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… if your data do not look like a quadratic!
This is a post about global sea-level rise, but I put that message up front so that you’ve got it even if you don’t read any further.
The reputable climate-statistics blogger Tamino, who is a professional statistician in real life and has published a couple of posts on this topic, puts it bluntly:
Fitting a quadratic to test for change in the rate of sea-level rise is a fool’s errand.
I’d like to explain why, with the help of a simple example. Imagine your rate of sea-level rise changes over 100 years in the following way:
A new paper by Deser et al. (2012) (free access) is likely to have repercussions on discussions of local climate change adaptation. I think it caught some people by surprise, even if the results perhaps should not be so surprising. The range of possible local and regional climate outcomes may turn out to be larger than expected for regions such as North America and Europe.
Deser et al. imply that information about the future regional climate is more blurred than previously anticipated because of large-scale atmospheric flow responsible for variations in regional climates. They found that regional temperatures and precipitation for the next 50 years may be less predictable due to the chaotic nature of the large-scale atmospheric flow. This has implications for climate change downscaling and climate change adaptation, and suggests a need to anticipate a wider range of situations in climate risk analyses.
Although it has long been recognised that large-scale circulation regimes affect seasonal, inter-annual climate, and decadal variations, the expectations have been that anthropogenic climate changes will dominate on time scales longer than 50 years. For instance, an influential analysis by Hawking & Sutton (2009) (link to figures) has suggested that internal climate variability account for only about 20% of the variance over the British isles on a 50-year time scale.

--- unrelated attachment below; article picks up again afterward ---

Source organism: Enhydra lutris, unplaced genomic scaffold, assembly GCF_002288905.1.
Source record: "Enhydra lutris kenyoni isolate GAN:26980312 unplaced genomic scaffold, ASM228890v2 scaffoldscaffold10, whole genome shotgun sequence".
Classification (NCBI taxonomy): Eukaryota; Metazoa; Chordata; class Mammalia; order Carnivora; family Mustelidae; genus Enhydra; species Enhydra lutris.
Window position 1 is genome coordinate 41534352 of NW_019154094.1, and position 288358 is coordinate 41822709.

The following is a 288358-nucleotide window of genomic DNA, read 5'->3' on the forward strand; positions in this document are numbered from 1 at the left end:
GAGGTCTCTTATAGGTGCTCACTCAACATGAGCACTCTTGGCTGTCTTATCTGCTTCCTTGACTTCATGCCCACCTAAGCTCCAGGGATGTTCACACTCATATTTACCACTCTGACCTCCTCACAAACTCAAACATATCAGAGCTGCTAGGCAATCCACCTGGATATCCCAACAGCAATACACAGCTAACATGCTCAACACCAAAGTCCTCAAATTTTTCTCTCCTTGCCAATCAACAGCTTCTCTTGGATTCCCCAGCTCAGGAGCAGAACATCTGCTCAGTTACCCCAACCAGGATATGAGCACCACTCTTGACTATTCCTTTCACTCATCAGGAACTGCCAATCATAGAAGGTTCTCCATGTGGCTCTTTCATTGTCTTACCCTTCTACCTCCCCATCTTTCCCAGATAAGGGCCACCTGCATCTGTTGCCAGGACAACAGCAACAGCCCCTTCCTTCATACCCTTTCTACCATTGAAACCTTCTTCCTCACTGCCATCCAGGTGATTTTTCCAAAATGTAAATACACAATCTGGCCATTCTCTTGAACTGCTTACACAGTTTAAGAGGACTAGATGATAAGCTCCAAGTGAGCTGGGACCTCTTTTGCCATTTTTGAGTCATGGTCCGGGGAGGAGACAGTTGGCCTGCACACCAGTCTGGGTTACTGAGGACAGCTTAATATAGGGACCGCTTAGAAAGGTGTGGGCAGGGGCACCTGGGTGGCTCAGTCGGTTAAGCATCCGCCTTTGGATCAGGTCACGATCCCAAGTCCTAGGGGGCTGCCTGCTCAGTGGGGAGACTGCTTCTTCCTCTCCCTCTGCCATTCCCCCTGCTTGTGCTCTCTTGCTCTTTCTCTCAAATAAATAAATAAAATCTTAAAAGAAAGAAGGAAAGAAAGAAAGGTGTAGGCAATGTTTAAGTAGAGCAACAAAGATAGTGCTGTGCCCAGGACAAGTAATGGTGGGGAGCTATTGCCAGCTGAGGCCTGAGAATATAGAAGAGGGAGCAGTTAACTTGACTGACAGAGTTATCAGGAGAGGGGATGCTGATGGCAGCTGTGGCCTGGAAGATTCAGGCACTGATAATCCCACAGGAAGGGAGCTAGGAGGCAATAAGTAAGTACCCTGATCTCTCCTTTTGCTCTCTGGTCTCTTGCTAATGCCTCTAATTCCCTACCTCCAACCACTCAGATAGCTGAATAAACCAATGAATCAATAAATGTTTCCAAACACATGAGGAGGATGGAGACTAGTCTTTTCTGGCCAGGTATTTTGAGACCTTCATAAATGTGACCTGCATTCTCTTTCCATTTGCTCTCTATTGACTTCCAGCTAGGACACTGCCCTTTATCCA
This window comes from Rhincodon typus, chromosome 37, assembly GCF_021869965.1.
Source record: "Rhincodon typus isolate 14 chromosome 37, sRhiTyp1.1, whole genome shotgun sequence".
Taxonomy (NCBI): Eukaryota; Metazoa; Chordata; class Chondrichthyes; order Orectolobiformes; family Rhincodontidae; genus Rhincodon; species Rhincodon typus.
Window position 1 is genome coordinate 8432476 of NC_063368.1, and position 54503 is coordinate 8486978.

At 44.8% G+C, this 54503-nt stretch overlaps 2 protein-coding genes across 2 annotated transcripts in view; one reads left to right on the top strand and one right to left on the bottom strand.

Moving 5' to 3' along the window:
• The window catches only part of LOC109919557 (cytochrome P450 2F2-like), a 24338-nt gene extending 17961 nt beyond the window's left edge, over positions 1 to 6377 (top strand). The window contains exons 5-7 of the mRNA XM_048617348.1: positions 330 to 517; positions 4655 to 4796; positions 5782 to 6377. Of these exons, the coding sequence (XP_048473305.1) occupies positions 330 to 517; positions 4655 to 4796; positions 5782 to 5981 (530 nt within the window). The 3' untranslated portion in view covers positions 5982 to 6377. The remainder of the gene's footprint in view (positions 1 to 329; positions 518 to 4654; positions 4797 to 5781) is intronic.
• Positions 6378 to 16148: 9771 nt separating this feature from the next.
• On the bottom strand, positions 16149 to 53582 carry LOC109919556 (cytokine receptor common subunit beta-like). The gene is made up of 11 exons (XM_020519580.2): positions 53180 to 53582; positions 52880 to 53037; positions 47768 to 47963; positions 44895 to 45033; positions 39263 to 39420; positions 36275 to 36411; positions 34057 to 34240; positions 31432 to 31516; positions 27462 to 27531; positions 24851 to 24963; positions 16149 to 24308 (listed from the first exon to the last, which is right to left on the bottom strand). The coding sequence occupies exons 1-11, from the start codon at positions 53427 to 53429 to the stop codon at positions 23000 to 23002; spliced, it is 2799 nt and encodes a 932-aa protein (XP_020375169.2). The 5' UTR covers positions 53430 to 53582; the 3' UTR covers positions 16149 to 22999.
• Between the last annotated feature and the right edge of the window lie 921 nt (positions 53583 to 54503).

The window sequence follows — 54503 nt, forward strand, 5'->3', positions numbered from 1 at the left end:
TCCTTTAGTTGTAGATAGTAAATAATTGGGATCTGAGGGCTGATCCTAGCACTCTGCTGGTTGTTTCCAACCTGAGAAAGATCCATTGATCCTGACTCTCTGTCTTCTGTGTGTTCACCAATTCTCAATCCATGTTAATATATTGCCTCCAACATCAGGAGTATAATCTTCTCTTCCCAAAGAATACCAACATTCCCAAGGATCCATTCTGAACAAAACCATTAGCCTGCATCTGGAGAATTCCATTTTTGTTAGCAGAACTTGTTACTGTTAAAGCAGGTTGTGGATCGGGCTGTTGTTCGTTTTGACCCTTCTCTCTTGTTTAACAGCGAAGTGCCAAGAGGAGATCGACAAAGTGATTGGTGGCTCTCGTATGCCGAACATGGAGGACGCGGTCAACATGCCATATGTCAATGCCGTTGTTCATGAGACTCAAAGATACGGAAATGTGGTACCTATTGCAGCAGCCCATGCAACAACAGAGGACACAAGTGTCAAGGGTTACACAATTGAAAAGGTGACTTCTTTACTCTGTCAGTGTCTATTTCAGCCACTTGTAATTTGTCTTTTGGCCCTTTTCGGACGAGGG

C. Deser, R. Knutti, S. Solomon, and A.S. Phillips, "Communication of the role of natural variability in future North American climate", Nature Climate change, vol. 2, pp. 775-779, 2012. http://dx.doi.org/10.1038/nclimate1562
E. Hawkins, and R. Sutton, "The Potential to Narrow Uncertainty in Regional Climate Predictions", Bulletin of the American Meteorological Society, vol. 90, pp. 1095-1107, 2009. http://dx.doi.org/10.1175/2009BAMS2607.1
Does this sound familiar? A quantitative prediction is inconvenient for some heavily invested folks. Legitimate questions about methodology morph quickly into accusations that the researchers have put their thumb on the scale and that they are simply making their awkward predictions to feather their own nest. Others loudly proclaim that the methodology could never work and imply that anyone who knows anything knows that -it’s simply common sense! Audit sites spring up to re-process the raw data and produce predictions more to the liking of their audience. People who have actually championed the methods being used, and so really should know better, indulge in some obvious wish-casting (i.e. forecasting what you would like to be true, despite the absence of any evidence to support it).
Contrarian attacks on climate science, right?
Are the rising atmospheric CO2-levels a result of oceans warming up? And does that mean that CO2 has little role in the global warming? Moreover, are the rising levels of CO2 at all related to human activity?
These are claims made in a fresh publication by Humlum et al. (2012). However, when seeing them in the context of their analysis, they seem to be on par with the misguided notion that the rain from clouds cannot come from the oceans because the clouds are intermittent and highly variable whereas the oceans are just there all the time. I think that the analysis presented in Humlum et al. (2012) is weak on four important accounts: the analysis, the physics, reviewing past literature, and logic.
O. Humlum, K. Stordahl, and J. Solheim, "The phase relation between atmospheric carbon dioxide and global temperature", Global and Planetary Change, vol. 100, pp. 51-69, 2013. http://dx.doi.org/10.1016/j.gloplacha.2012.08.008
There has been a lot of discussion related to the Hansen et al (2012, PNAS) paper and the accompanying op-ed in the Washington Post last week. But in this post, I’ll try and make the case that most of the discussion has not related to the actual analysis described in the paper, but rather to proxy arguments for what people think is ‘important’.
J. Hansen, M. Sato, and R. Ruedy, "Perception of climate change", Proceedings of the National Academy of Sciences, vol. 109, pp. E2415-E2423, 2012. http://dx.doi.org/10.1073/pnas.1205276109
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